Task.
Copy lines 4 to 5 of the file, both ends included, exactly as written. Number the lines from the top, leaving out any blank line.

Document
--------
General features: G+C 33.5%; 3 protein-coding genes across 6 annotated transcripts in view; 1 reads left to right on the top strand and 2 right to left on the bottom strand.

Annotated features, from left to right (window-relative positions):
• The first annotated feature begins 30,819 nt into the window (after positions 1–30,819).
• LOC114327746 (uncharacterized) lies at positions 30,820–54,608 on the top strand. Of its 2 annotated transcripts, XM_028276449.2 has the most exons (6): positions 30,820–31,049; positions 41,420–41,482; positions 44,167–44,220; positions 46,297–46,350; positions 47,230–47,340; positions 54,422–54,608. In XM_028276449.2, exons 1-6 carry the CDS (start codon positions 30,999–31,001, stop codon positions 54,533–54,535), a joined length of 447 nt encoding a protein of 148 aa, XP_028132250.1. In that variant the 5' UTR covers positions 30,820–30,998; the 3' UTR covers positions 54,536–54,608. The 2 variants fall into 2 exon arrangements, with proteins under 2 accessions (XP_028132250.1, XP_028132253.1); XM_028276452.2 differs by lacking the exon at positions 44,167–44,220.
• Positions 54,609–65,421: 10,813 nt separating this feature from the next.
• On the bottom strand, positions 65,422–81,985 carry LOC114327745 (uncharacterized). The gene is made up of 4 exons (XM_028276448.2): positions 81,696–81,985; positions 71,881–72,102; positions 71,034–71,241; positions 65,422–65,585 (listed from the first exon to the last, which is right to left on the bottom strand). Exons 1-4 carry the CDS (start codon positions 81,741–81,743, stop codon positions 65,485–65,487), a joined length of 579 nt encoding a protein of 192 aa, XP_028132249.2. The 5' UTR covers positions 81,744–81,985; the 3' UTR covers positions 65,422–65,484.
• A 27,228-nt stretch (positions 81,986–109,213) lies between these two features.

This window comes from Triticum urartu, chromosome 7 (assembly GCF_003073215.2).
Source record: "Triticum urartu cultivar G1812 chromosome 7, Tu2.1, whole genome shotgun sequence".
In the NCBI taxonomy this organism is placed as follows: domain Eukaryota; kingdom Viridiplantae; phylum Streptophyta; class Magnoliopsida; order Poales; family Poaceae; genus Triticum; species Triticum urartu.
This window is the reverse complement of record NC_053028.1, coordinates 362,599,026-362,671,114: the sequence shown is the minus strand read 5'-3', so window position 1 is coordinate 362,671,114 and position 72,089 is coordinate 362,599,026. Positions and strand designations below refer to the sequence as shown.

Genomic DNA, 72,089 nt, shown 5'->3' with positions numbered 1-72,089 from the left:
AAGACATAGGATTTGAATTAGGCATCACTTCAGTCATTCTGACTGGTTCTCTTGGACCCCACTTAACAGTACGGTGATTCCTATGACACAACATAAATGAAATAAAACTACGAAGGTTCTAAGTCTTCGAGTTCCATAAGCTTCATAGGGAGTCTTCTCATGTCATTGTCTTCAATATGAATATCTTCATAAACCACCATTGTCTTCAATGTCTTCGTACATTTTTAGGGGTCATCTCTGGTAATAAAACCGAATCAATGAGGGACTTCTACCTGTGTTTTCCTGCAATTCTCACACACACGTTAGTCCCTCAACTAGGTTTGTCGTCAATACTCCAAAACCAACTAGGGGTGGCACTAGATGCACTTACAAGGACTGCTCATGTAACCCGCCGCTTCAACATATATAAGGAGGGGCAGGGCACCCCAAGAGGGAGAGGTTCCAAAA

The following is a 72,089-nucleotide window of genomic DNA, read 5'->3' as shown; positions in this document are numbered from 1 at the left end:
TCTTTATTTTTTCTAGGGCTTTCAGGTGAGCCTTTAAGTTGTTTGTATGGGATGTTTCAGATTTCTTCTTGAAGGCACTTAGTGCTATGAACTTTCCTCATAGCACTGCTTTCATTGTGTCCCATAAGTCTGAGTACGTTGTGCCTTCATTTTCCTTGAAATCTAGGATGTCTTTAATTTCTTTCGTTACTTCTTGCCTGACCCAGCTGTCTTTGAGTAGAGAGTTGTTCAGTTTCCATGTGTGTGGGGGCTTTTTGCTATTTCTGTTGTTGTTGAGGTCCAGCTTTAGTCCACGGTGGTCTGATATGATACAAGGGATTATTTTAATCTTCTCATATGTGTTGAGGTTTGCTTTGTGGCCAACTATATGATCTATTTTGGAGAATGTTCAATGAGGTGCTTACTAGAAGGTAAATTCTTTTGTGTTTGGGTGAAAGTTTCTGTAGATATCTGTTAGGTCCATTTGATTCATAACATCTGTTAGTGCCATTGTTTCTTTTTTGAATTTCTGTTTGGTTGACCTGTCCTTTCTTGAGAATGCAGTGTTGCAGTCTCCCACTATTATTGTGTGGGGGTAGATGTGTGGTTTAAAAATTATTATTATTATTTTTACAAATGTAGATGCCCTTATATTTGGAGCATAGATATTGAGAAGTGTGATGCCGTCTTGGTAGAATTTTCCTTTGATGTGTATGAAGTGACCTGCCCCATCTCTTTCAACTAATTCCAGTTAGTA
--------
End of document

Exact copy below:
• LOC114327746 (uncharacterized) lies at positions 30,820–54,608 on the top strand. Of its 2 annotated transcripts, XM_028276449.2 has the most exons (6): positions 30,820–31,049; positions 41,420–41,482; positions 44,167–44,220; positions 46,297–46,350; positions 47,230–47,340; positions 54,422–54,608. In XM_028276449.2, exons 1-6 carry the CDS (start codon positions 30,999–31,001, stop codon positions 54,533–54,535), a joined length of 447 nt encoding a protein of 148 aa, XP_028132250.1. In that variant the 5' UTR covers positions 30,820–30,998; the 3' UTR covers positions 54,536–54,608. The 2 variants fall into 2 exon arrangements, with proteins under 2 accessions (XP_028132250.1, XP_028132253.1); XM_028276452.2 differs by lacking the exon at positions 44,167–44,220.
• Positions 54,609–65,421: 10,813 nt separating this feature from the next.